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A bit of a breather: Brexit has been delayed for up to 6 months, so what's next?

No-deal planning has stopped, European election planning has started, and the May-Corbyn talks go on.

Brexit artwork Curator Dino Notaro holds 'Brexhausted' by artist Frank O'Dea at the In-spire Galerie in Dublin. Niall Carson Niall Carson

THIS WEEK, THE UK secured a Brexit extension until the 31 October, giving everyone caught up in the Brexit storm a much needed breather.

British Prime Minister Theresa May now has six months to get her Brexit deal passed, with a ‘check-in’ on the process on 30 June.

This ‘flextension’ means the leaders of the EU’s 27 member states avoid meeting every time the House of Commons rejects the Withdrawal Agreement, or rejects all other options.

So far, the House of Commons has rejected Theresa May’s deal three times in three months, and has also rejected 12 alternative arrangements in two sets of indicative votes.

The UK parliament is on an Easter break now until 23 April; this gives MPs a chance to rest and reset before trying to solve the impasse in the House of Commons, and May time to try to find some compromise with Labour leader Jeremy Corbyn.

The British PM has been engaged in talks with Corbyn to try to secure his party’s support for her thrice-defeated Brexit deal. If she can strike a deal with Labour in the next few weeks – a customs union is the most common suggestion, not to be confused with the Customs Union – then she could get her deal passed quickly and possibly avoid the European elections.

Brexit PA Wire / PA Images PA Wire / PA Images / PA Images

The longer extension also means the EU can focus on issues other than Brexit, like the ongoing migration crisis, the rise of far-right parties across Europe as a new European Parliament is elected, and the rollout and ownership of the 5G network. 

What’s up next - local elections

The UK’s local elections are due to be held on 2 May, with the Tories predicted to suffer a blow from both Brexiteers, who are unhappy that the UK is still in the EU; and Remainers, who are unhappy at the government policy to deliver Brexit.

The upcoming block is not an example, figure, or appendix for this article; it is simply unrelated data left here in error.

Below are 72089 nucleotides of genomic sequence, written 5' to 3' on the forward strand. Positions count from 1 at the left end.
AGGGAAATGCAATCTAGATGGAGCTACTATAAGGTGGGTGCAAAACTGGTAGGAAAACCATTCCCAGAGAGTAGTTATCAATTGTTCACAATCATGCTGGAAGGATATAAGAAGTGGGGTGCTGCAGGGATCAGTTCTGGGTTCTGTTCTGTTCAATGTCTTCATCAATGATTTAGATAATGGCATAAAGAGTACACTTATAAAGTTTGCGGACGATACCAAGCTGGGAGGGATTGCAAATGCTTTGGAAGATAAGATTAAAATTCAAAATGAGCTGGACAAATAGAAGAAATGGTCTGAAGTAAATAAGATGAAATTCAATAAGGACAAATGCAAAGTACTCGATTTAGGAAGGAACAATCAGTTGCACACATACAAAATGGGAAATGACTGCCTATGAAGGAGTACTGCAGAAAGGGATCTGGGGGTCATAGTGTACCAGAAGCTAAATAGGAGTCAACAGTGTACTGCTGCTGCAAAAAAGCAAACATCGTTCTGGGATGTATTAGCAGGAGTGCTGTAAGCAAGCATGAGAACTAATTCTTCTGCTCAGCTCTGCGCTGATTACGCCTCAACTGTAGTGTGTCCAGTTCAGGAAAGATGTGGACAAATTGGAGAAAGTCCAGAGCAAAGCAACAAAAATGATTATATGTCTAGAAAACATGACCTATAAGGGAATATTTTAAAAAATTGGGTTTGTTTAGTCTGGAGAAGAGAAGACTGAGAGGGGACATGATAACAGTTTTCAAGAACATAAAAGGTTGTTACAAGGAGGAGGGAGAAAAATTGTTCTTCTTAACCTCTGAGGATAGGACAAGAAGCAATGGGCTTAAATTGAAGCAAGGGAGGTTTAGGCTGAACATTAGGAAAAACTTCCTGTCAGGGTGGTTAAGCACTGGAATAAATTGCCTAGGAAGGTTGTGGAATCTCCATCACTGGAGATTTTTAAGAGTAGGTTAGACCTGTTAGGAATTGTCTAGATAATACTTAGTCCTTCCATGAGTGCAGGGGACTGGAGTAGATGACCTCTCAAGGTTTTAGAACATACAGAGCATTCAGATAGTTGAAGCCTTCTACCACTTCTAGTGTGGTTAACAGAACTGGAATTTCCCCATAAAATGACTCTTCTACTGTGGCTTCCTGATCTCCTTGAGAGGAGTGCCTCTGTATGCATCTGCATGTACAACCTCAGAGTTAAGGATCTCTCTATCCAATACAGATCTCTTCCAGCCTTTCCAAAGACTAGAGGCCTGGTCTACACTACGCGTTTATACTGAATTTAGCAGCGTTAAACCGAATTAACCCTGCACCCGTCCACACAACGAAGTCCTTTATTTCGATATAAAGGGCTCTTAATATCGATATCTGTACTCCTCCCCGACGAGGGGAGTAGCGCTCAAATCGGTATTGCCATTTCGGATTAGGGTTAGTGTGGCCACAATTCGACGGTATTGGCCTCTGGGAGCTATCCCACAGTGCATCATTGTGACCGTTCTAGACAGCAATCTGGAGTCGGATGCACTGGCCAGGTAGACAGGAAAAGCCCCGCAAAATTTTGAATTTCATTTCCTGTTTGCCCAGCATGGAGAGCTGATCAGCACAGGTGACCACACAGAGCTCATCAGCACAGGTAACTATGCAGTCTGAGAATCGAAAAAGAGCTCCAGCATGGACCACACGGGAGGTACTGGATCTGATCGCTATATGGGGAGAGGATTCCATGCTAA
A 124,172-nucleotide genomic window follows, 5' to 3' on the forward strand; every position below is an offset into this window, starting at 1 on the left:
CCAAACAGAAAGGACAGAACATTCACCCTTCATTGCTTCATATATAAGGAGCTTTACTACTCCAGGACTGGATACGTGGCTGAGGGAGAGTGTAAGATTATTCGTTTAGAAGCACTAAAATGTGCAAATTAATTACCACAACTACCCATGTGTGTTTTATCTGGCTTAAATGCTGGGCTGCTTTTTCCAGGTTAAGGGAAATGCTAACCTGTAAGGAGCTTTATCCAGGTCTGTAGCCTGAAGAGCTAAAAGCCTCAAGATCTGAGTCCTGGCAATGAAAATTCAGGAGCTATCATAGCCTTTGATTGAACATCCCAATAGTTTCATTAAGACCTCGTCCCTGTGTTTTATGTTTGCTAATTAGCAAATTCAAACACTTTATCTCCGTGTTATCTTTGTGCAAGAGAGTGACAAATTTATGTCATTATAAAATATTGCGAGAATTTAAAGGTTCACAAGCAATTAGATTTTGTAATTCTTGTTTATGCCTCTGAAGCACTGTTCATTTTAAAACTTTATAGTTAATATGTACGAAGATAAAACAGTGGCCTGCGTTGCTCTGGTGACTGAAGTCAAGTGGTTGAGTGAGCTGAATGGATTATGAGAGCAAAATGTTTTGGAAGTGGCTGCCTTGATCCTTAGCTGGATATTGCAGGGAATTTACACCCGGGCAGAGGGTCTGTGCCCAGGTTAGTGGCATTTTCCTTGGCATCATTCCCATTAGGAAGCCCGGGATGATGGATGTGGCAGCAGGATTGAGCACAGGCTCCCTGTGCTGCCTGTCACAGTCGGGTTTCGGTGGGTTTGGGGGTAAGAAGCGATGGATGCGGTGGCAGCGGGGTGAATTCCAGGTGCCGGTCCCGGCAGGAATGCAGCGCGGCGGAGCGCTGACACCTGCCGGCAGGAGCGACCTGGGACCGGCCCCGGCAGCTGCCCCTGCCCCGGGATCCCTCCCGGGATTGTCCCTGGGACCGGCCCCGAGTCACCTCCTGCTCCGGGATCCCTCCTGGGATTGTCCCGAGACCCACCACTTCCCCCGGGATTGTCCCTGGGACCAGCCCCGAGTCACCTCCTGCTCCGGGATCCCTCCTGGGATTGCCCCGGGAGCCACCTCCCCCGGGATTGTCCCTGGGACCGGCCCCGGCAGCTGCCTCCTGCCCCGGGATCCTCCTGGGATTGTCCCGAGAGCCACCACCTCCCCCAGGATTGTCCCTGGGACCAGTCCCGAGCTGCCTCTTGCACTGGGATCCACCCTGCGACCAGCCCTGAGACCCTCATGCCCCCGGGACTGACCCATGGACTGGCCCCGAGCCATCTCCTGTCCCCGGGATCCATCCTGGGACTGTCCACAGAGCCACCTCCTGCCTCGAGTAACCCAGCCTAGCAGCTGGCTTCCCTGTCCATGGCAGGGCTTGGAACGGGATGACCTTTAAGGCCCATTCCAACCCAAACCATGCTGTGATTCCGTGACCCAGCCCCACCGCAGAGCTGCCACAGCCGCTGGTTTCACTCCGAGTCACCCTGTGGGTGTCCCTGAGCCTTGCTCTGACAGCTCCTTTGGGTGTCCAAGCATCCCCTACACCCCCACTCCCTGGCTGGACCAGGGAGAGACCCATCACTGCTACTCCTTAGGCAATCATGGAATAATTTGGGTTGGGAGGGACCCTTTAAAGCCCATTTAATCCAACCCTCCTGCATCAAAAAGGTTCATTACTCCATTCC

The elections will be seen as an indication of the mood of the electorate against the two main parties which are increasingly fractured over the Brexit issue.

There are 8,374 council seats available in England, 462 in Northern Ireland. Tories hold 4,600 seats, while there is no party majority in Northern Ireland.

According to the Financial Times, more than 100 Conservative councillors wrote to May warning that activists “are refusing to campaign and party donations have ‘dried up’ due to what they see as a betrayal of Brexit”.

There’s already an anger brewing at the money squandered in preparation for a no-deal Brexit, which civil servants were ordered to wind-down in the aftermath of a long extension being granted.

What’s up next – European elections

Brexit Stefan Rousseau Stefan Rousseau

Between 23 and 26 May, European Parliament elections will be held across 27 member states; in Ireland, the election will be held on 24 May.

If Theresa May doesn’t get her deal approved before 22 May, then the UK will have to take part in European elections in the subsequent days, or risk legal action from voters who wish to exercise their right to vote.

The new parliament will sit for the first time on 1 July. The term is for five years.

Ironically, if the UK does take part in the European elections, it’s expected that there will be a surge in pro-Brexit MEPs, as Eurosceptic British citizens who previously didn’t vote, will now vote for Brexit candidates as a form of protest.

EU leaders, including French President Emmanuel Macron, used this point to argue in favour of a shorter extension, fearing the ructions anti-EU MEPs could cause in the European Parliament in getting legislation passed.

The UK’s participation in European elections could also cause problems for Ireland; it would mean that Ireland would elect 13 MEPs but that only 11 would take their seats in Parliament until the UK leaves.

Or if the UK leaves: as has been argued before, a long extension could be the path towards no Brexit at all. If 31 October comes and the UK still hasn’t managed to pass the Withdrawal Agreement, and there’s still no majority for what type of Brexit it does want, will the UK call the whole thing off?

In this episode of The Explainer, we discuss what is happening with Brexit at the moment, and what it means for the upcoming European elections.

The Explainer / SoundCloud

Ideas, thoughts, or feedback? Email 

This episode of the Explainer was put together by presenter Sinéad O’Carroll, executive producer and guest Christine Bohan, producer Aoife Barry, and assistant producer/technical operator Nicky Ryan. Design by Palash Somani.  


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